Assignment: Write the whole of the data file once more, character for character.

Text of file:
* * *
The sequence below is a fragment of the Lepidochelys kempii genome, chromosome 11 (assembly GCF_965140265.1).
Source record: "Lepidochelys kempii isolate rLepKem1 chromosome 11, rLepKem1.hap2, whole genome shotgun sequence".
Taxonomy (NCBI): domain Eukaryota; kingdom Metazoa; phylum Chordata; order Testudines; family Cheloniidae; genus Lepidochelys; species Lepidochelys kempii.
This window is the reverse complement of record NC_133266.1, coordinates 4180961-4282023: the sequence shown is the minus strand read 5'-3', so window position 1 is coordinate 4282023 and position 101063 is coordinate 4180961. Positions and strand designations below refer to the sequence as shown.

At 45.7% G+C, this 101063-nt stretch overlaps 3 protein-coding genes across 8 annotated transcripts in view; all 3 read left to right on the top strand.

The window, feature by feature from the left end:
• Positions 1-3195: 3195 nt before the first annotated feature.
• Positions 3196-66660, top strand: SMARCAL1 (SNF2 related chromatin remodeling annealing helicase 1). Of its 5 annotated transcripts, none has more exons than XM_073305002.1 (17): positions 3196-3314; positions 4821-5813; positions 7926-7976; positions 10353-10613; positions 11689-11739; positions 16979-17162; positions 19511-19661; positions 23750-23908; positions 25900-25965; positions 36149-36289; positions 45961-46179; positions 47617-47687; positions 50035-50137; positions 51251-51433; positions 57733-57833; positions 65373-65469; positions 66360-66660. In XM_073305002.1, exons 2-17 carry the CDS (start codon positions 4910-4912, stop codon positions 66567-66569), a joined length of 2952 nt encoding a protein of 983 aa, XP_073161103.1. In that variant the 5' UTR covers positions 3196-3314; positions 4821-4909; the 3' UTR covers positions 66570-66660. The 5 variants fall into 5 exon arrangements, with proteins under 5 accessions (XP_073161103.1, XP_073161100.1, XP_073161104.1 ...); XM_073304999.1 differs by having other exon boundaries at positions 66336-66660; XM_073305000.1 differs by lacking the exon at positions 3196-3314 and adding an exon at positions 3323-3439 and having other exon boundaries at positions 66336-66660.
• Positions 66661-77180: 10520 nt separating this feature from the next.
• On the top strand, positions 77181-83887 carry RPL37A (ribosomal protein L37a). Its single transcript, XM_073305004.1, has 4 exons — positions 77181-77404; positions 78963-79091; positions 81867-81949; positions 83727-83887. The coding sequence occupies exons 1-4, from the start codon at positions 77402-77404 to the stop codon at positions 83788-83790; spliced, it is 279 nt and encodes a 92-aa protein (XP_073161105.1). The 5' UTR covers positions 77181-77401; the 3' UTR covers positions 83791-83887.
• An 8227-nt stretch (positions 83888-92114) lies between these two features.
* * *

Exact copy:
The sequence below is a fragment of the Lepidochelys kempii genome, chromosome 11 (assembly GCF_965140265.1).
Source record: "Lepidochelys kempii isolate rLepKem1 chromosome 11, rLepKem1.hap2, whole genome shotgun sequence".
Taxonomy (NCBI): domain Eukaryota; kingdom Metazoa; phylum Chordata; order Testudines; family Cheloniidae; genus Lepidochelys; species Lepidochelys kempii.
This window is the reverse complement of record NC_133266.1, coordinates 4180961-4282023: the sequence shown is the minus strand read 5'-3', so window position 1 is coordinate 4282023 and position 101063 is coordinate 4180961. Positions and strand designations below refer to the sequence as shown.

At 45.7% G+C, this 101063-nt stretch overlaps 3 protein-coding genes across 8 annotated transcripts in view; all 3 read left to right on the top strand.

The window, feature by feature from the left end:
• Positions 1-3195: 3195 nt before the first annotated feature.
• Positions 3196-66660, top strand: SMARCAL1 (SNF2 related chromatin remodeling annealing helicase 1). Of its 5 annotated transcripts, none has more exons than XM_073305002.1 (17): positions 3196-3314; positions 4821-5813; positions 7926-7976; positions 10353-10613; positions 11689-11739; positions 16979-17162; positions 19511-19661; positions 23750-23908; positions 25900-25965; positions 36149-36289; positions 45961-46179; positions 47617-47687; positions 50035-50137; positions 51251-51433; positions 57733-57833; positions 65373-65469; positions 66360-66660. In XM_073305002.1, exons 2-17 carry the CDS (start codon positions 4910-4912, stop codon positions 66567-66569), a joined length of 2952 nt encoding a protein of 983 aa, XP_073161103.1. In that variant the 5' UTR covers positions 3196-3314; positions 4821-4909; the 3' UTR covers positions 66570-66660. The 5 variants fall into 5 exon arrangements, with proteins under 5 accessions (XP_073161103.1, XP_073161100.1, XP_073161104.1 ...); XM_073304999.1 differs by having other exon boundaries at positions 66336-66660; XM_073305000.1 differs by lacking the exon at positions 3196-3314 and adding an exon at positions 3323-3439 and having other exon boundaries at positions 66336-66660.
• Positions 66661-77180: 10520 nt separating this feature from the next.
• On the top strand, positions 77181-83887 carry RPL37A (ribosomal protein L37a). Its single transcript, XM_073305004.1, has 4 exons — positions 77181-77404; positions 78963-79091; positions 81867-81949; positions 83727-83887. The coding sequence occupies exons 1-4, from the start codon at positions 77402-77404 to the stop codon at positions 83788-83790; spliced, it is 279 nt and encodes a 92-aa protein (XP_073161105.1). The 5' UTR covers positions 77181-77401; the 3' UTR covers positions 83791-83887.
• An 8227-nt stretch (positions 83888-92114) lies between these two features.